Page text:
The original minutes and records were taken by Eliza R. Snow to Utah, where the work of the organization was continued by the Church. Of the eighteen charter members three became Presidents. The seven women who have presided over the organization are: Emma Hale Smith, Eliza R. Snow, Zina D.H. Young, Bathsheba W. Smith, Emmeline B. Wells, Clarissa Smith Williams and Louise Yates Robison. The present membership, in 1933, is 67,000.
Keeping pace with the development of the Church of jesus Christ of Latter-dcay Saints, this society has become potent for benevolence, education and progress among women.
LOUISE YATES ROBISON
AMY BROWN LYMAN
JULIA ALLEMAN CHILD
JULIA A.F. LUND
This monument, erected by the National Woman’s Relief Society, with headquarters at Salt Lake City, Utah, is placed on this site through the courtesy of the Reorganized Church of Jesus Christ of Latter Day Saints, with headquarters at Independence, Missouri, owner of this property.
The monument was shipped to Nauvoo and set in place in time for dedication services on July 26, 1933, although the landscaping had not yet then been completed (later, low shrubs and flower beds surrounded the marker). A large group of LDS officials (leaders of the Relief Society, YMMIA, and Primary), a number of mission presidents, and Elder George Albert Smith, met there. RLDS officials in attendance included President Smith, three of his sisters, and nine other direct descendants of Joseph and Emma Smith. The general population of Nauvoo and the surrounding area were also invited. Illinois Governor Henry Horner sent a personal representative, W.D. Chenery, to read a congratulatory message on behalf of the governor. James L. Ogden, mayor of Nauvoo, took part in the program.
After singing, prayer, speeches from leaders of the various ecclesiastical and political groups, and historical sketches outlining the purpose of the monument, three women released the flag that had covered the monument. Those young women were Bertha A. Hulmes of Grosse Ile, Michigan (a great-granddaughter of Joseph and Emma) and her daughter Barbara Hulmes, and Helen Claire Robison of Boston, Massachusetts, a granddaughter of Louise Yates Robison.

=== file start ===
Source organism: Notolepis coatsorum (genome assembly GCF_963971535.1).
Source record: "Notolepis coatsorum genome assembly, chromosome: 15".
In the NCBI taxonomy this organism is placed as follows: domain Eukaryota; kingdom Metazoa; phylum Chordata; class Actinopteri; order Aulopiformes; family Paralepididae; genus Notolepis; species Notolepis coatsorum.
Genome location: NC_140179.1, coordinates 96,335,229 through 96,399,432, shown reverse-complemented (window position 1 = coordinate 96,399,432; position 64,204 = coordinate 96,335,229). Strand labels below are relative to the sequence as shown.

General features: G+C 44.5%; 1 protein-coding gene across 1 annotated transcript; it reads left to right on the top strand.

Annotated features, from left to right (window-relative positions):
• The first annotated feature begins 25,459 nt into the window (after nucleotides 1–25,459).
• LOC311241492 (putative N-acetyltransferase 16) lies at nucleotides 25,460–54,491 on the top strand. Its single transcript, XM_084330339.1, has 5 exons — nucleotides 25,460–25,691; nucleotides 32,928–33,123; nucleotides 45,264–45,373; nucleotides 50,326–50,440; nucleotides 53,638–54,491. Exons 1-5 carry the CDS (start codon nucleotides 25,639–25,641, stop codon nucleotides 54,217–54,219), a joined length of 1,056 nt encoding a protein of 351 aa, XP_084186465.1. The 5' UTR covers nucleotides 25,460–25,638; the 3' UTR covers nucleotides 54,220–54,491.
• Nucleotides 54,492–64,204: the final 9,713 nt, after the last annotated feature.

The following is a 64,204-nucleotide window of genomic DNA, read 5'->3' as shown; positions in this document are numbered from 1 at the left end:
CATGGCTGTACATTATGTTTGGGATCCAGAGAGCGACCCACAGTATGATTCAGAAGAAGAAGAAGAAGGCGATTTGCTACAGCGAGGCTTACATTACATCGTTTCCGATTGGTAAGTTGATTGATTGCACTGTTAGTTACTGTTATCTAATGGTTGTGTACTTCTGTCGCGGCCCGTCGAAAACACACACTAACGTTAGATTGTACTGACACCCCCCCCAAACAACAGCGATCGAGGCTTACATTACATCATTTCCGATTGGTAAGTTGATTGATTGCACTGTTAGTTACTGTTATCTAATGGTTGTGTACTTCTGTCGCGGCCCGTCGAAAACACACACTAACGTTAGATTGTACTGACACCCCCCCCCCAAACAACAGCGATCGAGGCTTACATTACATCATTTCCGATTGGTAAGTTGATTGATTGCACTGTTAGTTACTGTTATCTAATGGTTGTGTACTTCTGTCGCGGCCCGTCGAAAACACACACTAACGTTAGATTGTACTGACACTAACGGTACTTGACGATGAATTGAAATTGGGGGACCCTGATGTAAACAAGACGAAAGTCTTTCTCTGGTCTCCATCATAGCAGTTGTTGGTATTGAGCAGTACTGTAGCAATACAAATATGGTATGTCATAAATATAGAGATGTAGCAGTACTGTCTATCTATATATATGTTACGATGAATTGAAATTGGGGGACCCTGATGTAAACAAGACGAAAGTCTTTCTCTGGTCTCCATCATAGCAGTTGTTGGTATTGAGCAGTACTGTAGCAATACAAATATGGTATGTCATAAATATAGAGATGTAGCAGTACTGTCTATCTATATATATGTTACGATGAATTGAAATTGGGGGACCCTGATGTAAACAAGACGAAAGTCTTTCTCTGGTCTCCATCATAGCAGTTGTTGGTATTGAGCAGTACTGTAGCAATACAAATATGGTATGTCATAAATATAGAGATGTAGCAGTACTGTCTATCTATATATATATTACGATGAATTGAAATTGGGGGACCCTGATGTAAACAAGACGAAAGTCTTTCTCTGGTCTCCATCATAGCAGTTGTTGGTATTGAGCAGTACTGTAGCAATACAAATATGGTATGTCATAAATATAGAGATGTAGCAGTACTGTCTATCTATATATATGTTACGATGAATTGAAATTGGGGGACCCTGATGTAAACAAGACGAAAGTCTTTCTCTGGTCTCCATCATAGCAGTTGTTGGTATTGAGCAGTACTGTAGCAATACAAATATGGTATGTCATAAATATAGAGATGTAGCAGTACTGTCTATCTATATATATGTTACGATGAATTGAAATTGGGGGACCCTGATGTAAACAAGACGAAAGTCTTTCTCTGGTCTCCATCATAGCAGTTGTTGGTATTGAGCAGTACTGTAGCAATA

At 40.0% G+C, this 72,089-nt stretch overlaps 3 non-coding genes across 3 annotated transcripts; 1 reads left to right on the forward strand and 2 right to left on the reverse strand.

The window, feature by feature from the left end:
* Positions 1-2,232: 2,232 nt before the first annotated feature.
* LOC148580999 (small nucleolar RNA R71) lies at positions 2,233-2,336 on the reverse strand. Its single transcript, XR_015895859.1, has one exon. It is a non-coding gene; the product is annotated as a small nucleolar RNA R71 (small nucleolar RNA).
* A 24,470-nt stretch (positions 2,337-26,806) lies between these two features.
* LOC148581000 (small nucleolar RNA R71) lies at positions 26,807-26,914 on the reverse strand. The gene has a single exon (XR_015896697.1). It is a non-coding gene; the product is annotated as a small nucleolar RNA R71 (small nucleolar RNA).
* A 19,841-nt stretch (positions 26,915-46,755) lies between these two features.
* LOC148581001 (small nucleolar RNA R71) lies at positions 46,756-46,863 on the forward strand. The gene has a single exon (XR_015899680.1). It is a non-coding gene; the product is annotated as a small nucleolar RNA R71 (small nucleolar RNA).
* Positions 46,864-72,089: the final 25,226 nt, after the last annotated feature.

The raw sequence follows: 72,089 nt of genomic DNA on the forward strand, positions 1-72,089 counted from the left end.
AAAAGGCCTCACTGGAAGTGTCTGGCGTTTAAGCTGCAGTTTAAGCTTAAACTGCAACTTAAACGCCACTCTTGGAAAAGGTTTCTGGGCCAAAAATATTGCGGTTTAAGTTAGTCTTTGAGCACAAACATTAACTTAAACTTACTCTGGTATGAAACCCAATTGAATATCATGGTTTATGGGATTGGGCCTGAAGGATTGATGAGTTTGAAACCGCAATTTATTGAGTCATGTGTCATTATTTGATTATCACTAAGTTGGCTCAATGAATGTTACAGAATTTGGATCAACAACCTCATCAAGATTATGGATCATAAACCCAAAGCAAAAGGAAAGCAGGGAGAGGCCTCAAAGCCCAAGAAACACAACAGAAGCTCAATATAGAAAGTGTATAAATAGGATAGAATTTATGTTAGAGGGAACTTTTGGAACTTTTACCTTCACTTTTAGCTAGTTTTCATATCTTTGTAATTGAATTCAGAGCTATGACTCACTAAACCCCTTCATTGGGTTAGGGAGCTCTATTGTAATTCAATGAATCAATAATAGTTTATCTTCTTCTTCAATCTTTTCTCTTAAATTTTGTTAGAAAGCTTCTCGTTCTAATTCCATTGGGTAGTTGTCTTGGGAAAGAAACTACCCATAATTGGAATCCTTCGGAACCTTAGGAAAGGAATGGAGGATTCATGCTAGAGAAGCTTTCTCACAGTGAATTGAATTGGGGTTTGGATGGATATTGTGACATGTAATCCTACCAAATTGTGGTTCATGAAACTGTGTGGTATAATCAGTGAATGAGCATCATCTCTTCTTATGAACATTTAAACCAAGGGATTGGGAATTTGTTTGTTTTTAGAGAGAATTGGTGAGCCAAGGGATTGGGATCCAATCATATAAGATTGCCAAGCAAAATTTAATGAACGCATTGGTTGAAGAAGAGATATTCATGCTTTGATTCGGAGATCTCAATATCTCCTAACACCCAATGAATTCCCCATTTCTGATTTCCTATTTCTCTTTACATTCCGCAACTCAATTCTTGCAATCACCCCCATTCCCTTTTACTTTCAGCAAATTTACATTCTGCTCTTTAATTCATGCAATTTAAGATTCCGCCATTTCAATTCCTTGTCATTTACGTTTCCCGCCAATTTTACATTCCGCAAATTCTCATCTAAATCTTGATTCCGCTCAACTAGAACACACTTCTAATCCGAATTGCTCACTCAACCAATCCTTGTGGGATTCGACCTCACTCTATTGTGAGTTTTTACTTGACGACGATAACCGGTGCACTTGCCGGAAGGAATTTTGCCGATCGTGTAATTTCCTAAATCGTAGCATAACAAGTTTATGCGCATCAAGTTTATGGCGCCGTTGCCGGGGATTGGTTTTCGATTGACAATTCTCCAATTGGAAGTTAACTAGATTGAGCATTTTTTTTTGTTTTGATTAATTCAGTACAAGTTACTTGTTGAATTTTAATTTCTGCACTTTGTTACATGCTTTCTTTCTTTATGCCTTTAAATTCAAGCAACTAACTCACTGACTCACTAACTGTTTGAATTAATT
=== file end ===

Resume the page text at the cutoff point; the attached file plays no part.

More speeches and singing followed – including “The Spirit of God Like a Fire is Burning” and “Now Let Us Rejoice in the Day of Salvation,” both hymns sung at the 1842 organizational meeting of the Relief Society. The visitors from Salt Lake also laid wreaths on the nearby graves of Joseph, Emma, and Hyrum Smith.
Ladies from the RLDS church served luncheon in the Nauvoo House. The Unity Club of Nauvoo then sponsored a tour for the visitors to several historic homes in Nauvoo, and to nearby Carthage.
Later that evening, many of the same people gathered again at the site for a number of short speeches and community singing
Landscaping was soon completed, and the monument became a regular stop on the Nauvoo tours of visiting Latter-day Saints.
In 1952, the RLDS church requested that the site be cleared – I do not know the background of that request. The monument was relocated to LDS-owned property on the Nauvoo Temple site and stood there until 1988. That year, it was moved to the entrance to the Monument to Women Memorial Gardens, where it remains today.